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apperception

[ap-er-sep-shuh n] /ˌæp ərˈsɛp ʃən/
noun, Psychology
1.
conscious perception.
2.
the act or process of apperceiving.
Origin of apperception
1745-1755
1745-55; (< F) < New Latin (Leibnitz) apperceptiōn-, stem of apperceptiō. See ap-1, perception
Related forms
apperceptive, adjective
apperceptively, adverb
preapperception, noun
unapperceptive, adjective
Dictionary.com Unabridged
Based on the Random House Dictionary, © Random House, Inc. 2015.
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Examples from the Web for apperceptive
Historical Examples
  • Somehow "apperceptive masses" are stirred that will assist in getting hold of the new subject.

    How We Think John Dewey
  • Nature, its organization the source of apperceptive forms, 152 et seq.

    The Sense of Beauty George Santayana
  • It is the synthetic, or apperceptive, activity of the mind that gives the “seven-league boots” to genius.

    The Measurement of Intelligence Lewis Madison Terman
  • The "apperceptive mass" is really the "character" or "human nature" of the individual.

    The Psychology of Salesmanship William Walker Atkinson
  • The beauty of landscape, the forms of religion and science, the types of human nature itself, are due to this apperceptive gift.

    The Sense of Beauty George Santayana
  • The apperceptive expectancy, practically nil in the reading of nonsense material, must be decidedly deficient in all poor reading.

    The Measurement of Intelligence Lewis Madison Terman
  • The wide plain, the river hurrying between green banks—no apperceptive background fails thus far in the picture.

    Vocal Expression Katherine Jewell Everts
  • Dewey realizes that his act of intelligence is similar to Kant's 'apperceptive unity.'

    John Dewey's logical theory Delton Thomas Howard
  • It is, in modern terms, an apperceptive basis for all instruction.

    Outlines of Educational Doctrine John Frederick Herbart
  • The first curiosity may be called objective, or sensuous, the second subjective, or apperceptive.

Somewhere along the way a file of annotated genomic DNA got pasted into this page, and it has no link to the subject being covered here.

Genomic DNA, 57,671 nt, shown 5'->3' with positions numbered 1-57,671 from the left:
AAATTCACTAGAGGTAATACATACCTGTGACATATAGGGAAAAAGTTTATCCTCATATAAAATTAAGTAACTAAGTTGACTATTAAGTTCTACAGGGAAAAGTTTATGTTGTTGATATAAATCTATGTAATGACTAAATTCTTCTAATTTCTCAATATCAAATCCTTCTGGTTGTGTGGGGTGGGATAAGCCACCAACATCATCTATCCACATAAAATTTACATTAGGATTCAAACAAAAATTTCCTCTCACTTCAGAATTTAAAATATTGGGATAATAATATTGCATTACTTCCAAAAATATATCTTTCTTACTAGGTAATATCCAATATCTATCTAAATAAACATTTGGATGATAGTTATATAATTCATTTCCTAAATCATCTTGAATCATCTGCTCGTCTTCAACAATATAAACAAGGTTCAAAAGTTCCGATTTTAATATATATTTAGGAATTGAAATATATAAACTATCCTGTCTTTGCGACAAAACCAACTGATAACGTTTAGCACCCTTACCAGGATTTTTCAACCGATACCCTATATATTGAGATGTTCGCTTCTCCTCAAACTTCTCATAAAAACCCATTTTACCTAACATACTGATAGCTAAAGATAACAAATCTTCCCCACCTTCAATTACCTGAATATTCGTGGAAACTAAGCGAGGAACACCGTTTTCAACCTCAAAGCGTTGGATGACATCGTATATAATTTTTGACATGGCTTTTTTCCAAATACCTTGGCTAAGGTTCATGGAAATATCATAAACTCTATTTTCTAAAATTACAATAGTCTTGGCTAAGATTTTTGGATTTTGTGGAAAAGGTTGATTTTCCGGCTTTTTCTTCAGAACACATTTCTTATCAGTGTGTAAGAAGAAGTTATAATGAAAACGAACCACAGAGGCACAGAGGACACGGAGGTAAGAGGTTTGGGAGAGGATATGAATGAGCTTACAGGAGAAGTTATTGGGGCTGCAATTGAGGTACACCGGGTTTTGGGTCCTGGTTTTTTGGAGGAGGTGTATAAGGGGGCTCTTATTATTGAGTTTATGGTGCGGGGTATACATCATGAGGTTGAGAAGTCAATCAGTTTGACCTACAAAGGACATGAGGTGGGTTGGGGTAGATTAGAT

British Dictionary definitions for apperceptive

apperception

/ˌæpəˈsɛpʃən/
noun (psychol)
1.
the attainment of full awareness of a sensation or idea
2.
the act or process of apperceiving
Derived Forms
apperceptive, adjective
Collins English Dictionary - Complete & Unabridged 2012 Digital Edition
© William Collins Sons & Co. Ltd. 1979, 1986 © HarperCollins
Publishers 1998, 2000, 2003, 2005, 2006, 2007, 2009, 2012
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Word Origin and History for apperceptive

apperception

n.

1753, from French aperception (17c.), from German Apperzeption (or Latin apperceptionem), coined by German mathematician and philosopher Gottfried Wilhelm Leibniz (1646-1716) as noun corresponding to French apercevoir "perceive, notice, become aware of" (11c., from Latin ad "to" (see ad-) + percipere; see perceive) on analogy of Perzeption/percevoir.

Online Etymology Dictionary, © 2010 Douglas Harper
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apperceptive in Medicine

apperception ap·per·cep·tion (āp'ər-sěp'shən)
n.

  1. Conscious perception with full awareness. Also called comprehension.

  2. The process of understanding by which newly observed qualities of an object are related to past experience.


ap'per·cep'tive (-sěp'tĭv) adj.
The American Heritage® Stedman's Medical Dictionary
Copyright © 2002, 2001, 1995 by Houghton Mifflin Company. Published by Houghton Mifflin Company.
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